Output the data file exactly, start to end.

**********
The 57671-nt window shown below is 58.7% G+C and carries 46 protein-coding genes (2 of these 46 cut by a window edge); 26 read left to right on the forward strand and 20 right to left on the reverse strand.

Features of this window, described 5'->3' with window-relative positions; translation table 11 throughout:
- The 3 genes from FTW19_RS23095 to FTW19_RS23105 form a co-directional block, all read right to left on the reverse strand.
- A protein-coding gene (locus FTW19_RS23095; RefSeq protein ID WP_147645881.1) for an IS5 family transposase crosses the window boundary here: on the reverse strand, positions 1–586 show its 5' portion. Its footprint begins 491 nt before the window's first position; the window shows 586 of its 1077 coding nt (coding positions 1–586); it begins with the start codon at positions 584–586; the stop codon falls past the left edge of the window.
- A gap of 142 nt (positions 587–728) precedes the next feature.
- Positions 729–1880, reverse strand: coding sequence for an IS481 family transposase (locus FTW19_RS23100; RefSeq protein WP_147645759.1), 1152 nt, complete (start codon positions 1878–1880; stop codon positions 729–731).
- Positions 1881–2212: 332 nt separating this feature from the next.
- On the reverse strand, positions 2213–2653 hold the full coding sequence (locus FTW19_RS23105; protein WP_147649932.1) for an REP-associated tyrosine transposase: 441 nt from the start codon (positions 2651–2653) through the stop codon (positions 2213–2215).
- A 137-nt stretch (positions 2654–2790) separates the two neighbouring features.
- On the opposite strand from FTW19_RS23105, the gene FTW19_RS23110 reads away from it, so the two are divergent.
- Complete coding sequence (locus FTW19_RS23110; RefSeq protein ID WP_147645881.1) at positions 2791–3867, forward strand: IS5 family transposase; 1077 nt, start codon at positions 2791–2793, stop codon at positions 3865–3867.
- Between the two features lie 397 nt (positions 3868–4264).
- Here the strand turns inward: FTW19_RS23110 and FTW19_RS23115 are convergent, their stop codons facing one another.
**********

The 57671-nt window shown below is 58.7% G+C and carries 46 protein-coding genes (2 of these 46 cut by a window edge); 26 read left to right on the forward strand and 20 right to left on the reverse strand.

Features of this window, described 5'->3' with window-relative positions; translation table 11 throughout:
- The 3 genes from FTW19_RS23095 to FTW19_RS23105 form a co-directional block, all read right to left on the reverse strand.
- A protein-coding gene (locus FTW19_RS23095; RefSeq protein ID WP_147645881.1) for an IS5 family transposase crosses the window boundary here: on the reverse strand, positions 1–586 show its 5' portion. Its footprint begins 491 nt before the window's first position; the window shows 586 of its 1077 coding nt (coding positions 1–586); it begins with the start codon at positions 584–586; the stop codon falls past the left edge of the window.
- A gap of 142 nt (positions 587–728) precedes the next feature.
- Positions 729–1880, reverse strand: coding sequence for an IS481 family transposase (locus FTW19_RS23100; RefSeq protein WP_147645759.1), 1152 nt, complete (start codon positions 1878–1880; stop codon positions 729–731).
- Positions 1881–2212: 332 nt separating this feature from the next.
- On the reverse strand, positions 2213–2653 hold the full coding sequence (locus FTW19_RS23105; protein WP_147649932.1) for an REP-associated tyrosine transposase: 441 nt from the start codon (positions 2651–2653) through the stop codon (positions 2213–2215).
- A 137-nt stretch (positions 2654–2790) separates the two neighbouring features.
- On the opposite strand from FTW19_RS23105, the gene FTW19_RS23110 reads away from it, so the two are divergent.
- Complete coding sequence (locus FTW19_RS23110; RefSeq protein ID WP_147645881.1) at positions 2791–3867, forward strand: IS5 family transposase; 1077 nt, start codon at positions 2791–2793, stop codon at positions 3865–3867.
- Between the two features lie 397 nt (positions 3868–4264).
- Here the strand turns inward: FTW19_RS23110 and FTW19_RS23115 are convergent, their stop codons facing one another.